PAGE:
While at first glance a feminist noir retelling of the creation myth of Japan may have seemed alluring, our readers ended up with an intriguing tale of treason, revenge, and ‘women’s unfortunate lot in life’, set in a nondescript fictitious past, with an interlude that followed fairly closely the classic story of Izanami and Izanagi (or Izanaki?).
On a teardrop-shaped (and poverty-stricken) island in southern Japan, two sisters are destined to become priestesses of life and death, following in the footsteps of their ancestors– that is, until one of them is betrayed and ends up in the underworld, where she becomes the servant of Izanami, goddess of creation and death. A mythical (and slightly didactic-feeling) interlude helps introduce the countless gods that rule over Japan. While we felt that a fresh twist on that classic tale would have helped tie the mythical element to the main plot, reading the original story of Izanami and Izanagi made us feel thankful that babies are not born on fire.
From our analysis of the sisters’ names (Kamikuu and Namima), we got the impression that some nuances from the original text were perhaps lost in the translation process. We also felt that some characters’ choices could have been explained in greater detail, such as Yakinahiko and Unashi (whom we lovingly referred to as Yakitoriya-san and Funassyi) deciding to become Stab Bros™. Finally, we briefly discussed Japanese customs related to death and dying, including the practice of ancestor worship done at the Buddhist altar in traditional households. Of note was the argument against ‘Screw you grandma, I’m having the cookies first’.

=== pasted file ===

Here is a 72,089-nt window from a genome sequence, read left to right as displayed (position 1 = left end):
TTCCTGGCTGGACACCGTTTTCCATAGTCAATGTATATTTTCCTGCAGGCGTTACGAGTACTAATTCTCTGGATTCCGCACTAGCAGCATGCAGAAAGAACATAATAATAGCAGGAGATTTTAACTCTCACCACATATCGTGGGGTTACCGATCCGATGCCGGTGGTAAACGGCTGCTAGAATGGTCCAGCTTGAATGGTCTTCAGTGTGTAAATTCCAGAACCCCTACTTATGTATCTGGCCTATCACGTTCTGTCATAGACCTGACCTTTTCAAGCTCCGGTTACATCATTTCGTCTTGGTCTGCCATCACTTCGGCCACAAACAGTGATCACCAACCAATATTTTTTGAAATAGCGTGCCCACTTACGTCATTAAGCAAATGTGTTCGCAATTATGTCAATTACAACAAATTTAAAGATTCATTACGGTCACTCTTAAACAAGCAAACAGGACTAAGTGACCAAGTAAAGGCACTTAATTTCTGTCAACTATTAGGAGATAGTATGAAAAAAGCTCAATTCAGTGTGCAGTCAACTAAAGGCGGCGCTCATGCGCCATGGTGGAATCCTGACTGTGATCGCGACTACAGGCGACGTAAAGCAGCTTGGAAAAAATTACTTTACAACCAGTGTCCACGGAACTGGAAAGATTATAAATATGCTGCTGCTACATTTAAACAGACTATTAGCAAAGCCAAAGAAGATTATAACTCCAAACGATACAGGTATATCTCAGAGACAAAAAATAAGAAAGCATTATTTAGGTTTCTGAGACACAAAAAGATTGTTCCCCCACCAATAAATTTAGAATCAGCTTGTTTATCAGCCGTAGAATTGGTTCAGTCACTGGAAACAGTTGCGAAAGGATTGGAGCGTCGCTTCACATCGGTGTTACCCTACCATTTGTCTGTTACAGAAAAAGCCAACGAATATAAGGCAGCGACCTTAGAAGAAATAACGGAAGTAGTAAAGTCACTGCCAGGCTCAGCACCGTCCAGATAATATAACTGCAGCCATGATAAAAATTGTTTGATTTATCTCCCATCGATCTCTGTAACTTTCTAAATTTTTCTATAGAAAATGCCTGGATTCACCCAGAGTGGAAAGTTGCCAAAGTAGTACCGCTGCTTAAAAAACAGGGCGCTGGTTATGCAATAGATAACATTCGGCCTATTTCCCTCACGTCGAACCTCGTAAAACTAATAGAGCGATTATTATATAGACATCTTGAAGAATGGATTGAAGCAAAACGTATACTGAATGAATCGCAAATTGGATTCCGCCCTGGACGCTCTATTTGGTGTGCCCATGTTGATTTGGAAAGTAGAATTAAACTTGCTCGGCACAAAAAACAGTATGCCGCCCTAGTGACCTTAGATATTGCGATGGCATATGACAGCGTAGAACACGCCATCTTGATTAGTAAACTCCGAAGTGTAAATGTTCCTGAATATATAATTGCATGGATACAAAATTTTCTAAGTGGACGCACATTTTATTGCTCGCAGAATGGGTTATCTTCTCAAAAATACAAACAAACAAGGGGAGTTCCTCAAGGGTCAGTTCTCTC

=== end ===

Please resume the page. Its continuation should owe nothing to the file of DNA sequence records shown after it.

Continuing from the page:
To cleanse ourselves from this gruesome trip into the underworld of Japanese mythology (and hoping we don’t end up nibbled by fish at the bottom of the sea), we have decided to pick a gentler, lighter read for our next Japan Book Club: we will discuss Yôko Ogawa’s The Housekeeper and the Professor, with the date tentatively set to May 10. We look forward to seeing you there!